Parthian long-necked lute, c. 3 BC – 3 AD
Royal Parthian objects at the Persia exhibition, Getty Museum

A fictitious claim was later made from the 2nd-century BC onwards by the Parthians, which represented them as descendants of the Achaemenid king of kings, Artaxerxes II of Persia ((r.

The Greek military leader, philosopher and historian Xenophon of Athens.

Xenophon

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Greek military leader, philosopher, and historian, born in Athens.

Greek military leader, philosopher, and historian, born in Athens.

The Greek military leader, philosopher and historian Xenophon of Athens.
The Greek military leader, philosopher and historian Xenophon of Athens.
Route of Xenophon and the Ten Thousand (red line) in the Achaemenid Empire. The satrapy of Cyrus the Younger is delineated in green.
Xenophon leading his Ten Thousand through Persia to the Black Sea. 19th-century illustration
Xenophon's Anabasis.
Xenophon, Aphrodisias Museum.
Xenophon's Cyropaedia.
Bas-reliefs of Persian soldiers together with Median soldiers are prevalent in Persepolis. The ones with rounded caps are Median.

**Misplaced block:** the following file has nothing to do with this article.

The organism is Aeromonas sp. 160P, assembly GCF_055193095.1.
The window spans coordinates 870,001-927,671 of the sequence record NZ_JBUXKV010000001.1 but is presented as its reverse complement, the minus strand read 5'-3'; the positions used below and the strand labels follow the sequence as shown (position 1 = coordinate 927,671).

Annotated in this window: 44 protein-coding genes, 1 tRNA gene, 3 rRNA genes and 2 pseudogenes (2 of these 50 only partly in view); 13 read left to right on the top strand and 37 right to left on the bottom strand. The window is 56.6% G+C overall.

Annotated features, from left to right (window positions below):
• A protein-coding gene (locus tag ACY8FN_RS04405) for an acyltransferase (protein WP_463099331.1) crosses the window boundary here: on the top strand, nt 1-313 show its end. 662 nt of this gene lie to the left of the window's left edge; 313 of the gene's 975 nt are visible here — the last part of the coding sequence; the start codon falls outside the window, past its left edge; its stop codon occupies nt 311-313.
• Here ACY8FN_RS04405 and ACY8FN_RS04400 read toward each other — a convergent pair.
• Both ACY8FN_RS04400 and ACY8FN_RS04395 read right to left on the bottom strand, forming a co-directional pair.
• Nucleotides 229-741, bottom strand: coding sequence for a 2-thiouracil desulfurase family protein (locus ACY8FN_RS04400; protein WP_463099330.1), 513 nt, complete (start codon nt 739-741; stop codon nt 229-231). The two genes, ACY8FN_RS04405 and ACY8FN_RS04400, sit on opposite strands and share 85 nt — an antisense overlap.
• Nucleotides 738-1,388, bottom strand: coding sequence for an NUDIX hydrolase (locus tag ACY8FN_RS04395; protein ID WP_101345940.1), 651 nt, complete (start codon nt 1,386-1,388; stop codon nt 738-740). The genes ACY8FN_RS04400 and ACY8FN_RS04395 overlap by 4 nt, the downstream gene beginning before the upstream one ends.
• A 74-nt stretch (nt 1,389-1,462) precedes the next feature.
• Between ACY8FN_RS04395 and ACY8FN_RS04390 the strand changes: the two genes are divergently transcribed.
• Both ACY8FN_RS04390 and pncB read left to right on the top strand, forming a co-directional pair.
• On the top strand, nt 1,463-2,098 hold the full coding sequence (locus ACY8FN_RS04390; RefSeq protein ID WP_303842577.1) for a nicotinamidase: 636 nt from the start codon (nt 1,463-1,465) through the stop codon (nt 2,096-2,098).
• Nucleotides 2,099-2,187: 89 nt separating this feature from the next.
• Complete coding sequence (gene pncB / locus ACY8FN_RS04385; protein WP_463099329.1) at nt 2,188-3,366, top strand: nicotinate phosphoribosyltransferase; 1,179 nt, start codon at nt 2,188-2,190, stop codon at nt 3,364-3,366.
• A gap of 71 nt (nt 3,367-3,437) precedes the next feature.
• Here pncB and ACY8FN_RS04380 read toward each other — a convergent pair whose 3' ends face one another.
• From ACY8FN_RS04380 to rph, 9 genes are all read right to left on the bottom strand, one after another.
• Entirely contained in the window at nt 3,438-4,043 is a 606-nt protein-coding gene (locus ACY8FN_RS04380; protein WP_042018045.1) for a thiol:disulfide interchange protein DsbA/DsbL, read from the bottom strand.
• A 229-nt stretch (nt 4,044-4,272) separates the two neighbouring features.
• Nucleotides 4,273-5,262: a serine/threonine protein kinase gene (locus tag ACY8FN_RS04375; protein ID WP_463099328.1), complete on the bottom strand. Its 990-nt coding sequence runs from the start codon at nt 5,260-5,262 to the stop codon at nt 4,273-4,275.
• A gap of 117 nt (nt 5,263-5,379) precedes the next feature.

Fragments of Xenophon's Hellenica, Papyrus PSI 1197, Laurentian Library, Florence.
Xenophon's Agesilaus
Statue of Xenophon in front of the Austrian parliament
Xenophon dictating his history, illustration from 'Hutchinson's History of the Nations', 1915
King's Peace, promulgated by Artaxerxes II, 387 BC, as reported by Xenophon.

Xenophon's Anabasis recounts his adventures with the Ten Thousand while in the service of Cyrus the Younger, Cyrus's failed campaign to claim the Persian throne from Artaxerxes II of Persia, and the return of Greek mercenaries after Cyrus's death in the Battle of Cunaxa.

Pharnabazus II, ruled as Satrap of Hellespontine Phrygia circa 422–387 BC.

Pharnabazus II

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Persian soldier and statesman, and Satrap of Hellespontine Phrygia.

Persian soldier and statesman, and Satrap of Hellespontine Phrygia.

Pharnabazus II, ruled as Satrap of Hellespontine Phrygia circa 422–387 BC.
Pharnabazus was Satrap of Hellespontine Phrygia.